It’s too unpredictable, I have no formula for being creative! Very often, it’s just a matter of ‘being there’. Being in a good mood and having had a good night’s sleep helps though, but is no guarantee of creative bliss. Generally, just liking the project is enough for creativity to come. There have been projects in the past that were a bit of a drag, and I did not create my best work on those.

What is your usual process for creating audio content for games, films etc.?
I stare at the big pile of work in front of me, freak out and run away. Upon my return, it really depends on the sort of content that I need to create. Of course I have a large library of pre-recorded sounds that I shift through in order to select elements that I will combine into something I want. Synths come often into play, especially for UI and magical sort of sounds, but not exclusively. I record bespoke sounds whenever I can, and use these as elements or sometimes as is. But I can’t really answer this question in a specific way, as every sound creation task has its own particular approach. If I’m truly uninspired and having a bad day, I just mess around for a while until something sticks.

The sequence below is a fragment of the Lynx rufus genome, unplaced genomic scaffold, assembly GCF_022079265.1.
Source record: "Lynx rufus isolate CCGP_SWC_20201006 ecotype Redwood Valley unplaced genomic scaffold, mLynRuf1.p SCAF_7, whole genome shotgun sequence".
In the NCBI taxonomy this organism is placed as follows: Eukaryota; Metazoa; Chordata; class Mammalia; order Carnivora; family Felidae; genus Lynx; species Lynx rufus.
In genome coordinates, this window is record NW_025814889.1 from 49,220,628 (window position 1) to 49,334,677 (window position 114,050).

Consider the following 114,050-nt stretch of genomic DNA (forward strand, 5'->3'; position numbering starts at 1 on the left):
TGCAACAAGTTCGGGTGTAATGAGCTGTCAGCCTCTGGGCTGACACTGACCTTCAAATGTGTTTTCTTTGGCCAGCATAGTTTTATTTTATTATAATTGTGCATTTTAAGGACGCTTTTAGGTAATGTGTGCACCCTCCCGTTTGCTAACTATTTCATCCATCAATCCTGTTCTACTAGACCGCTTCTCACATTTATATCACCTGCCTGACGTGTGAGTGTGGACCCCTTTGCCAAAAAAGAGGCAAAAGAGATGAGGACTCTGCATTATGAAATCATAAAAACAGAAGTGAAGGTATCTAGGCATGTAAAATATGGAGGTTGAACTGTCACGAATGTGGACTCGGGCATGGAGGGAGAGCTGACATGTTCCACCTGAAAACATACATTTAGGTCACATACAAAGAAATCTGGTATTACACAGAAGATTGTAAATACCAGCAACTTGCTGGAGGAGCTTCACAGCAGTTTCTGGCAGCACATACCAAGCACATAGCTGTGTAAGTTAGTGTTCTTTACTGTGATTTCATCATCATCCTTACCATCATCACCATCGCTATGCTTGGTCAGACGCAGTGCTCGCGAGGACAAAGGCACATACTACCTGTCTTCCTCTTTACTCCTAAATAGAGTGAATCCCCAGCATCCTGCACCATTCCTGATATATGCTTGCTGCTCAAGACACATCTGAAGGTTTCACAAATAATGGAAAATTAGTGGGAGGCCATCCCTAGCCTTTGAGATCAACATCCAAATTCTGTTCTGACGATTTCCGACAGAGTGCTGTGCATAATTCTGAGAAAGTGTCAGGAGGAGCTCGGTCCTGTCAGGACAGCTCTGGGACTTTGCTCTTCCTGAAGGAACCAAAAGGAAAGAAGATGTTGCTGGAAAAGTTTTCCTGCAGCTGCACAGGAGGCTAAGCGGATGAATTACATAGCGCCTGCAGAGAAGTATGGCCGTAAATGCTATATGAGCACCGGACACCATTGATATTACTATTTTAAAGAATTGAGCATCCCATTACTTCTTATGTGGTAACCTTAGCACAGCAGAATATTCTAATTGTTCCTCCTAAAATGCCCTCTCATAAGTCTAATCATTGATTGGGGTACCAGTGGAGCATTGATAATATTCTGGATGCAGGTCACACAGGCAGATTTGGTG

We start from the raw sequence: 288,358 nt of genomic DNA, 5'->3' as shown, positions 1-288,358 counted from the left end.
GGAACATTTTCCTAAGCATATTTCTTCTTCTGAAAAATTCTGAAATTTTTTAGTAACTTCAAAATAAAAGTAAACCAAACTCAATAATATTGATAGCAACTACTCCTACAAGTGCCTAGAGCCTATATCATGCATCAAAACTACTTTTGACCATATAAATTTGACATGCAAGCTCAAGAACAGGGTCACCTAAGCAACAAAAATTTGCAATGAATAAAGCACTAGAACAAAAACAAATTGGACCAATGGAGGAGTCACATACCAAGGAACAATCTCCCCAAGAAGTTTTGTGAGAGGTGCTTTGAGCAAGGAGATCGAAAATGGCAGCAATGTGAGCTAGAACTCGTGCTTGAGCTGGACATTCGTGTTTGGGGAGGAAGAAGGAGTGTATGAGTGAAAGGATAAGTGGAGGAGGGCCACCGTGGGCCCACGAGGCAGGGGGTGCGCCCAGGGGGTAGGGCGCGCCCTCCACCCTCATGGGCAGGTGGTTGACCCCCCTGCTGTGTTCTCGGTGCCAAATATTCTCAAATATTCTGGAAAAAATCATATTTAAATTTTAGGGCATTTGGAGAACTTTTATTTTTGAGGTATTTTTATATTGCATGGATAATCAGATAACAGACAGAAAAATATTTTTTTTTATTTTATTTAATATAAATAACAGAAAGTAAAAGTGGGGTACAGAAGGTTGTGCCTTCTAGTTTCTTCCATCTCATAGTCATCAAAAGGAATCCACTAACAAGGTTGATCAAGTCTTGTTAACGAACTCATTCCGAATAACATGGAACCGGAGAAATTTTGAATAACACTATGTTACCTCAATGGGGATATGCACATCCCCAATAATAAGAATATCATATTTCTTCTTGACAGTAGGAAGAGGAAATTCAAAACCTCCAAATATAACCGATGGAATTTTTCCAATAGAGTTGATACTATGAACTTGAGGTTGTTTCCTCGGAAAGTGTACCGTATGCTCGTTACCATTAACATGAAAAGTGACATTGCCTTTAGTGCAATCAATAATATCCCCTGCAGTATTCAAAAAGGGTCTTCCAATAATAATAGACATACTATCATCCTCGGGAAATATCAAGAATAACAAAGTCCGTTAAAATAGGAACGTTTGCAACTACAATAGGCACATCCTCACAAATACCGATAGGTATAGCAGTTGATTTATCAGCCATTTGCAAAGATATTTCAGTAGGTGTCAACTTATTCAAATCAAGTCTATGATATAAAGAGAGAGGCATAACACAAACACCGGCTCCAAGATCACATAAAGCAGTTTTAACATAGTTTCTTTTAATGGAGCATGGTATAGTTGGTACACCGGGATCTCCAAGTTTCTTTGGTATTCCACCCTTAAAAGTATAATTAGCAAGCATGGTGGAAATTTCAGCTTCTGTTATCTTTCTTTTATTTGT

Are there any particular secrets to your creativity?
No secrets I’m afraid, just mostly hard work, trial and error, and some fallback processes that often generate results – more on that in a bit. Key to doing sound design is of course to not take things too literally. If you need a cannonball sound, are you going to search in your library for ‘cannonball’? No!! You will just end up with a generic cannonball effect that was designed by someone else, and has likely been used by lots of other people. In the beginning of my career I have sinned as well: I have used library sounds that I thought were ace, only to later start recognising these sounds on multiple tv shows, games, films, etc – everywhere! Don’t get me wrong, using library sounds as elements is fine and totally necessary to be able to do our jobs, but it’s how you use them that is important.